Reading Dalton Trumbo
It was Hollywood that got me. In particular the film Spartacus, produced and starring Kirk Douglas, directed by Stanley Kubrick and screenplay by Dalton Trumbo. The other main roles were played by Jean Simmons, Laurence Olivier and Peter Ustinov. The film was inspired by Howard Fast’s wonderful novel, also called Spartacus. The film was a Hollywood spectacular, with a “casts of thousands”, huge battle scenes between the rebel slave army and the Roman Legions. There was no CGI then, back in the 60s, just extras from the Spanish Army. I saw it first when I was quite young, so the spectacular romance and adventure would have been very appealing to a boy from the boring Western suburbs of Sydney.
But the story was also inspiring. Millions of so-called ordinary people, oppressed under a violent and anti-human slave system, led by their most militant section – gladiators – rise up and refuse to be slaves and keep the most powerful army in the world at bay for years. And they do it right in the heart of the Roman Empire – in Italy.
It is a beautiful film, both visually and its words; its dialogue. In today’s world, ridden with cynicism, in general, and on the intellectual Left, with cynicism over-layered with layers of artificially created “nuance”, some may react to this beauty as corny. But there is nothing corny about an idealistic desire to be free so that human beings can savour the beautiful things around them without the embitterment of being treated as an animal or a thing: the stars, knowledge of nature and the world, a kiss and embrace. “A tool with a voice”: that was a slave.
Fascinated by the film, I read Fast’s soul shaking novel: until today it remains for me a great novel capturing the social being of class, of slaves, of masters, and even for the early glimpse of the proletarian in the perfume factories. I read the other novels written about Spartacus: Koestler’s Gladiators and Lewis Gibbon’s Spartacus. But Fast’s, now doubt nourished by his socialist outlook and his love of history, is the greatest and should be recognised as one of the great novels of English literature.
As a young person, it was the stars and the director that attracted by attention: which ion this film, meant Kirk Douglas. But eventually I also read about McCarthyism in the United States, and the Hollywood Ten and Dalton Trumbo as a blacklisted screenplay writer because of his membership of the Communist Party of the USA and his role in some of the Hollywood strikes. More recently I read Kirk Douglas’s short and easy to read memoir: I am Spartacus, about the making of the film and the breaking of the blacklist when Trumbo’s name appeared credited for the screenplay, for the first time in several years.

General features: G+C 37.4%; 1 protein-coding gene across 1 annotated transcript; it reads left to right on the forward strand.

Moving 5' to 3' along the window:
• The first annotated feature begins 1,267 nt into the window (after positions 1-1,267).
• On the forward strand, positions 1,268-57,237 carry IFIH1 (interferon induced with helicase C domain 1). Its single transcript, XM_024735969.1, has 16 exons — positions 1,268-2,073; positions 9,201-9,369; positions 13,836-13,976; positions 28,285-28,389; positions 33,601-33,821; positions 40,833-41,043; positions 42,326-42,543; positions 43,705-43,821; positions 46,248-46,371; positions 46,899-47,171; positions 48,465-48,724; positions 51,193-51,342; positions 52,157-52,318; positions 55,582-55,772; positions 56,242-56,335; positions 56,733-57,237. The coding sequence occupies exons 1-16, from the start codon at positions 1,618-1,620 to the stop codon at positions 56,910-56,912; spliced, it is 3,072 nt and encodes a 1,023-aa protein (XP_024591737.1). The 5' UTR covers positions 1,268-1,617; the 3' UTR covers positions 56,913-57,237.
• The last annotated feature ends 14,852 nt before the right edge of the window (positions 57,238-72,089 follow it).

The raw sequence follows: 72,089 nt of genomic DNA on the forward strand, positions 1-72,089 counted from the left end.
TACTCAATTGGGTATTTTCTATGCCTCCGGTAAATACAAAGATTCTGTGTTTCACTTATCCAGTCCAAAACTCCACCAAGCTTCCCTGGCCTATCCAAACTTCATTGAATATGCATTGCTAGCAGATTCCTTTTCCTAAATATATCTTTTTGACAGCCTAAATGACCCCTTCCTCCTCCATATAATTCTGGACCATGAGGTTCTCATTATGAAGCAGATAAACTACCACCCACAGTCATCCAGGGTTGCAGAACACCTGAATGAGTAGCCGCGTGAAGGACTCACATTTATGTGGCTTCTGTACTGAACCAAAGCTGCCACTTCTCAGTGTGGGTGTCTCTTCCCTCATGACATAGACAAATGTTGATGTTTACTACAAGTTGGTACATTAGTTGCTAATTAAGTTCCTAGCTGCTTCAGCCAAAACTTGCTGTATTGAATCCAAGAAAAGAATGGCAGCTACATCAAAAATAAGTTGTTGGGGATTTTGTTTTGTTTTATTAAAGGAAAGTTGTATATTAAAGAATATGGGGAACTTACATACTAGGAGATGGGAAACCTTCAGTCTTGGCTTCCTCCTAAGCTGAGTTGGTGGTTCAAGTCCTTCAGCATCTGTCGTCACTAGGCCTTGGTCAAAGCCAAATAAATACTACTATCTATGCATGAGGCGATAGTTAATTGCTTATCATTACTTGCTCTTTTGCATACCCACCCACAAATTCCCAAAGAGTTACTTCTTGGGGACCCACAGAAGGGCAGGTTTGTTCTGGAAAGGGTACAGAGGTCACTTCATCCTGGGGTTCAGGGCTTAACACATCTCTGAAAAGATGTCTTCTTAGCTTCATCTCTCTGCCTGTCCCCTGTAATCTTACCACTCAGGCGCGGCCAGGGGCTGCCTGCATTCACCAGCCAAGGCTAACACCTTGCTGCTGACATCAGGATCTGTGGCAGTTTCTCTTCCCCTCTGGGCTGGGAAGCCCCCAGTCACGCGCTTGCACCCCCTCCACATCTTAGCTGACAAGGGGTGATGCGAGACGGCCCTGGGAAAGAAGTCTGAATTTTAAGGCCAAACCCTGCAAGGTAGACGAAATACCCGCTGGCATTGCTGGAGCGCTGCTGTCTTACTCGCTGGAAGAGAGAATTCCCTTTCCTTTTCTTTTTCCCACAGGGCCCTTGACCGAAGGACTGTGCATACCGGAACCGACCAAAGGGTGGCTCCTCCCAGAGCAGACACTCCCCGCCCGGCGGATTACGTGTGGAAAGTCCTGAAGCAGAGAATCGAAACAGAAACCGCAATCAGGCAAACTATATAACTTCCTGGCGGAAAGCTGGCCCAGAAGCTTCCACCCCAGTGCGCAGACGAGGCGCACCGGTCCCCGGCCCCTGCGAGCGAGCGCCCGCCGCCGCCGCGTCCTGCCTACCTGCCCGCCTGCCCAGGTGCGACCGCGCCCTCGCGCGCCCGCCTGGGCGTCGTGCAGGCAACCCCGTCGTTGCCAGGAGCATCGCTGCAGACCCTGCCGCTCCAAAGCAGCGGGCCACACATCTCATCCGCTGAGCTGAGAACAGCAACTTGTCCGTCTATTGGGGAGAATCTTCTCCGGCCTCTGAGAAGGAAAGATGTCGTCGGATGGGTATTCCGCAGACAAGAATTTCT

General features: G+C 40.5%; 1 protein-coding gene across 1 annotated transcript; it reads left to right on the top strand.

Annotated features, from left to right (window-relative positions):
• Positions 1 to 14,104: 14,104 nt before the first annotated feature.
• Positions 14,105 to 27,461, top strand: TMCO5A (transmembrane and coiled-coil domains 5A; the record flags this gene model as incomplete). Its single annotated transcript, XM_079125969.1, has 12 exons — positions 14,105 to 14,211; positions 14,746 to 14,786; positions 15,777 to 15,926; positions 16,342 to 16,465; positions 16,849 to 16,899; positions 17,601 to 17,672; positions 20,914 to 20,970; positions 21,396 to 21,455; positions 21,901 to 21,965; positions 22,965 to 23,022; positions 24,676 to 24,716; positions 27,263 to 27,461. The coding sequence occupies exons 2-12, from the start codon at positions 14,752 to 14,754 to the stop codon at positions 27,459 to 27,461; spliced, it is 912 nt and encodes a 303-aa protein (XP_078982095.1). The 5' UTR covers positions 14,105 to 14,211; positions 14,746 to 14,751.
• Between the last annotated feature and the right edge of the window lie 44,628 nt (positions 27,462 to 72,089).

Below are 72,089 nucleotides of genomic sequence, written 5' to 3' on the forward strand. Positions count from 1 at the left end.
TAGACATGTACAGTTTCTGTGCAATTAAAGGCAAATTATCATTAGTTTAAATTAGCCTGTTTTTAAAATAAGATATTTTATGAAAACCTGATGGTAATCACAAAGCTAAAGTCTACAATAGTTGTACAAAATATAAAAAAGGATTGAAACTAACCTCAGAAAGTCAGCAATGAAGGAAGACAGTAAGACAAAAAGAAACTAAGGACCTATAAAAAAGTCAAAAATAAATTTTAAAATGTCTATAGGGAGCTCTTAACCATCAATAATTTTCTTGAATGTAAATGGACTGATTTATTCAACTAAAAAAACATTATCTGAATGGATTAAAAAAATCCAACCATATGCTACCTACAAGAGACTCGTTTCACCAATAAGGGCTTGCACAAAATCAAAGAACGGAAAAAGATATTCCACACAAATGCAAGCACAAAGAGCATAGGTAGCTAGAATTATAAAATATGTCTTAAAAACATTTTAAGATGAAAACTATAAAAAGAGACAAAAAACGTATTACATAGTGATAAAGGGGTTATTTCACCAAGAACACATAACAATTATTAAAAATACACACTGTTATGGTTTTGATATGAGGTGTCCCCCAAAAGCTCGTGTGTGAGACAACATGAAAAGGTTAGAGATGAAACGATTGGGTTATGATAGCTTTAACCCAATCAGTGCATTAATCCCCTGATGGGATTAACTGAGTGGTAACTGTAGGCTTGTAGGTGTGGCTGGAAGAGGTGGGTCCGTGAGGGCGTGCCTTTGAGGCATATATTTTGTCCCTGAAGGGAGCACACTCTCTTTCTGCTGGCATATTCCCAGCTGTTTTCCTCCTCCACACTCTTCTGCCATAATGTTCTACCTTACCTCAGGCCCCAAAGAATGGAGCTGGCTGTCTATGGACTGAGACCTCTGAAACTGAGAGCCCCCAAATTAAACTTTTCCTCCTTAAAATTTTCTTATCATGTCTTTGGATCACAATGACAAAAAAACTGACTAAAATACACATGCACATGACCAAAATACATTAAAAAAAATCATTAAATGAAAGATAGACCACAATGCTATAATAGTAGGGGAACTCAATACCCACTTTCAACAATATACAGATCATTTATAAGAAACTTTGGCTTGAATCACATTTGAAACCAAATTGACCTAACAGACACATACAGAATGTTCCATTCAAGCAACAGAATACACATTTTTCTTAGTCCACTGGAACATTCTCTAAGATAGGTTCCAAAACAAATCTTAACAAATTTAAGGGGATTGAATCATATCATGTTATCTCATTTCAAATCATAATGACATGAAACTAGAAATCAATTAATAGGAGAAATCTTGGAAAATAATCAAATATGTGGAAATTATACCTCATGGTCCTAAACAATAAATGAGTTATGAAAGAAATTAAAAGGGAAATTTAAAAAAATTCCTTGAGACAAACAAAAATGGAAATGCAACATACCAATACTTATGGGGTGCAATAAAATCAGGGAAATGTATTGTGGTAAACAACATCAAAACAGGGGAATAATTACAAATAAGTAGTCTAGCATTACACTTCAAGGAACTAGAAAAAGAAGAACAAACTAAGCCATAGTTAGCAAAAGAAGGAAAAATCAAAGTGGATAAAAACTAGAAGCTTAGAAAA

Then this year, I saw the excellent film: Trumbo. The film was written by John McNamara based on a book by Bruce Cook and directed by Jay Roach. Bryan Cranston played Dalton Trumbo. I had never read much about Trumbo so the film was an eye opener to what he had to go through and, more crucially, how productive and brilliant he was. I only then realised that he had written the screenplay for some of my favourite movies, way beyond Spartacus: Roman Holiday, The Brave One, Hawaii, Executive Action and Papillion, among others. It is so embarrassing to think that I paid so little attention in my youth to who wrote the screenplays.
Being so impressed with the film and the person, I ordered a copy of his 1939 novel, Johnny Got His Gun, which had won Trumbo the National Book Award. It was only the necessity of doing daily chores that made me put it down. I will never forget this novel. It describes an almost unspeakable state of suffering of a wounded soldier in World War One: a “Joe”, conscripted from his labours in a Los Angeles bakery, and sent to France to be maimed in a trench somewhere.
One can see where both his radical politics and his writing came from: that kind of empathetic imagination which allows somebody to put themselves truly in somebody else’s shoes.
“He awakened as a man awakens out of a drunk – hazy brained and foggy swimming slowly and painfully back toward reality. He awakened tapping with his head against his pillow. The tapping by now had become so much a part of awakening that the first glimmer of consciousness found him already tapping and later on when exhaustion overcame him and his mind began to grow dim and sleep crept over his body he was still tapping. He lay there not thinking of anything his brain aching and throbbing and his head tapping against the pillow. S.O.S. Help.”
At this point, all I want to say is: it is worth reading and I think you should do so.